Benefits of Ground Cover Plants
One of the most practical, but often overlooked aspects of your landscaping is the benefits of ground cover plants. Ground cover plants are small, low-growing, and predominantly foliage-only. They grow to create a dense, blanket-like cover for almost any landscaping area. Depending on the growth habit, groundcovers can be used in formal gardens, but are typically used to fill larger expanses.
There are many reasons to consider incorporating a ground cover plant in your landscape. One of the primary reasons you may use a groundcover plant would be for areas of your landscape where grass is simply not an option. Some of these reasons might include excessive shade, mature tree root growth or a sloping yard. Ground covers are available for all sun exposures and watering requirements, making them ideal for use as a grass replacement for covering bare spots in a yard.
Another one of the benefits of groundcover plants in your landscape is that, when grown to maturity, can be used as an alternative to mulching your plants. Having an additional layer of plant life resting on top of your soil will provide many of the same benefits as installing mulch. The ground cover will provide needed shade, reduces irrigation water evaporation and protects the surrounding plants from harsh winter freezes.
Most ground cover plants will mature and provide the dense coverage you are looking for within 1-2 years of planting. In order to provide your groundcover with the best start, you will want to prepare the planting area the same way you would create a new landscape bed. You would begin by eliminating any turf grass and weeds from the planting area. The next step would be to bring in between 2-3 inches of organic matter (compost, sandy loam, sphagnum peat moss, etc) and use a rear-tine rototiller to a depth of 3-6 inches. Tilling the area ensures loose soil and helps to incorporate the organic matter into the existing soil. Once the planting area has been prepared, it’s time for planting. Most of the groundcover plants you find will be in 4-inch pots, similar to how you purchase annuals.
You will need to determine the right number of groundcover plants. Depending on their growth habit, each groundcover plant has a recommended planting distance. For instance, Mondo Grass is a very compact groundcover that does not sprawl out as it grows as opposed to Asian Jasmine that grows and spreads similar to a vine. Mondo Grass would require a planting distance of 8 inches whereas Asian Jasmine can be planted up to 18 inches apart. Once you know your planting distance and the square footage of the planting area, you are ready to calculate the number of plants you will need. Simply take the number of plants per square foot listed in the chart below and multiply it by the square footage of the area. For example, if you are planting Mondo Grass (planted every 8 inches) to fill a 100 sq ft area, you would multiply 2.25 by 100, yielding a total of 225 plants. You can also decrease your planting distance if you would like to see the area more densely planted.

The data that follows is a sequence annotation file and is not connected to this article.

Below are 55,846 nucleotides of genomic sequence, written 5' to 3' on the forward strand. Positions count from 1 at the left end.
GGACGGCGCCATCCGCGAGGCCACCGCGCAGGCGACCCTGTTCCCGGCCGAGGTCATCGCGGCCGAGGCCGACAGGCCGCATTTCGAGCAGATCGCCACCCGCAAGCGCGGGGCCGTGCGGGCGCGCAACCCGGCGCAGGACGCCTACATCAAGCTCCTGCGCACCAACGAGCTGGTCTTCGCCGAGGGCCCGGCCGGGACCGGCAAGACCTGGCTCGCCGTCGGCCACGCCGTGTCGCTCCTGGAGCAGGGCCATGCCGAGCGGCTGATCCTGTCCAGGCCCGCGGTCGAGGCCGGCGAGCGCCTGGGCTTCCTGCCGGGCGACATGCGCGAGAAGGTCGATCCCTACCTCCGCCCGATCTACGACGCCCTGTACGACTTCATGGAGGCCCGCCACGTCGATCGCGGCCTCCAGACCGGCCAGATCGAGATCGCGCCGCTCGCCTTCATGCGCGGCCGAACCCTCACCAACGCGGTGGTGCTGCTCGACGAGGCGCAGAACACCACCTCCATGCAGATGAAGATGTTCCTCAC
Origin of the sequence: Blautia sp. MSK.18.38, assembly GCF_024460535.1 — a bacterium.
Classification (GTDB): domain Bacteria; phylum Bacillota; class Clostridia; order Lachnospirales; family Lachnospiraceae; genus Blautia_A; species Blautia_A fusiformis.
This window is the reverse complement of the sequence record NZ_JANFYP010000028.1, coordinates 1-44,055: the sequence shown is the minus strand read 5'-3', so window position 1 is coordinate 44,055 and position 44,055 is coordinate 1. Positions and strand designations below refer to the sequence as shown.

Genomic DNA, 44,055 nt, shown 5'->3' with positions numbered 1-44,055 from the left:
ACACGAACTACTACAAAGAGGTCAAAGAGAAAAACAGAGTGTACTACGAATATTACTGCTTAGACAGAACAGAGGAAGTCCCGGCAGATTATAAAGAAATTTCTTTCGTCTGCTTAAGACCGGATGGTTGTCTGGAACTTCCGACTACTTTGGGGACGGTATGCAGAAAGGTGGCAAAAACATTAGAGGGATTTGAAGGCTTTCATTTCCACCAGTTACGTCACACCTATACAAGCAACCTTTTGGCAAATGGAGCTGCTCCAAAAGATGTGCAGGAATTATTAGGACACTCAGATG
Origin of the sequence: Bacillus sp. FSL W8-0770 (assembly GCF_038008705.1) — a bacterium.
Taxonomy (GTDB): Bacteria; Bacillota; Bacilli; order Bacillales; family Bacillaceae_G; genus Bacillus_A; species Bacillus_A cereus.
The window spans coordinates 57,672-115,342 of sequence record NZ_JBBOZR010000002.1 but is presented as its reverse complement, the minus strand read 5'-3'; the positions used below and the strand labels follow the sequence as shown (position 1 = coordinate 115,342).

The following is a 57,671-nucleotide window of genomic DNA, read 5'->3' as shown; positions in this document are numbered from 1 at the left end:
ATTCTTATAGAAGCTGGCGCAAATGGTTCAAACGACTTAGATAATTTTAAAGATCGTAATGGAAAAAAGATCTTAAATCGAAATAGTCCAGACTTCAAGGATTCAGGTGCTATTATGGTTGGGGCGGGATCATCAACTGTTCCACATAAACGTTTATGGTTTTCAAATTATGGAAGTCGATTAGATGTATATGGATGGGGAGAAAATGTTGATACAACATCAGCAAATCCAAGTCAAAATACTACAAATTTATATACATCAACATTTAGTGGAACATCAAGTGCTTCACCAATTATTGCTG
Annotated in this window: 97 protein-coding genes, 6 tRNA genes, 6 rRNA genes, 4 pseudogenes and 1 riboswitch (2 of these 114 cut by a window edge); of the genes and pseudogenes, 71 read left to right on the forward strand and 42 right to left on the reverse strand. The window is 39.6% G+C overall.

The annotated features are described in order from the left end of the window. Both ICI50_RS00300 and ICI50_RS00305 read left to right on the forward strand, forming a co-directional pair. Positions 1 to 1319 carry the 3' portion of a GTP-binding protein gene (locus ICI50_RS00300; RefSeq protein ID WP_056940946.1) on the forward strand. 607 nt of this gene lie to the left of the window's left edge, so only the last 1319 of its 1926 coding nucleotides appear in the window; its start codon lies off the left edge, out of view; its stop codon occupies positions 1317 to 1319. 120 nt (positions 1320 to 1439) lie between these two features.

Once planted, water your new groundcover immediately, giving them a good soak. To encourage vigorous growth, you can also fertilize them right away and again every few months throughout the growing season. Just like all new plants, they will need to be watered daily for the first two weeks and then weekly thereafter. Continue to pull weeds as they sprout up. If ground cover sits right up against turf grass, consider installing an edging to separate them. Metal edging or stone landscape edging will help facilitate grass trimming and prevent your ground covers from growing into other areas. Most all ground covers will need occasional trimming of their own. You can use hand shears to trim back the new growth shoots. If you want to maintain an overall height, most groundcovers can be trimmed using a hedge trimmer.
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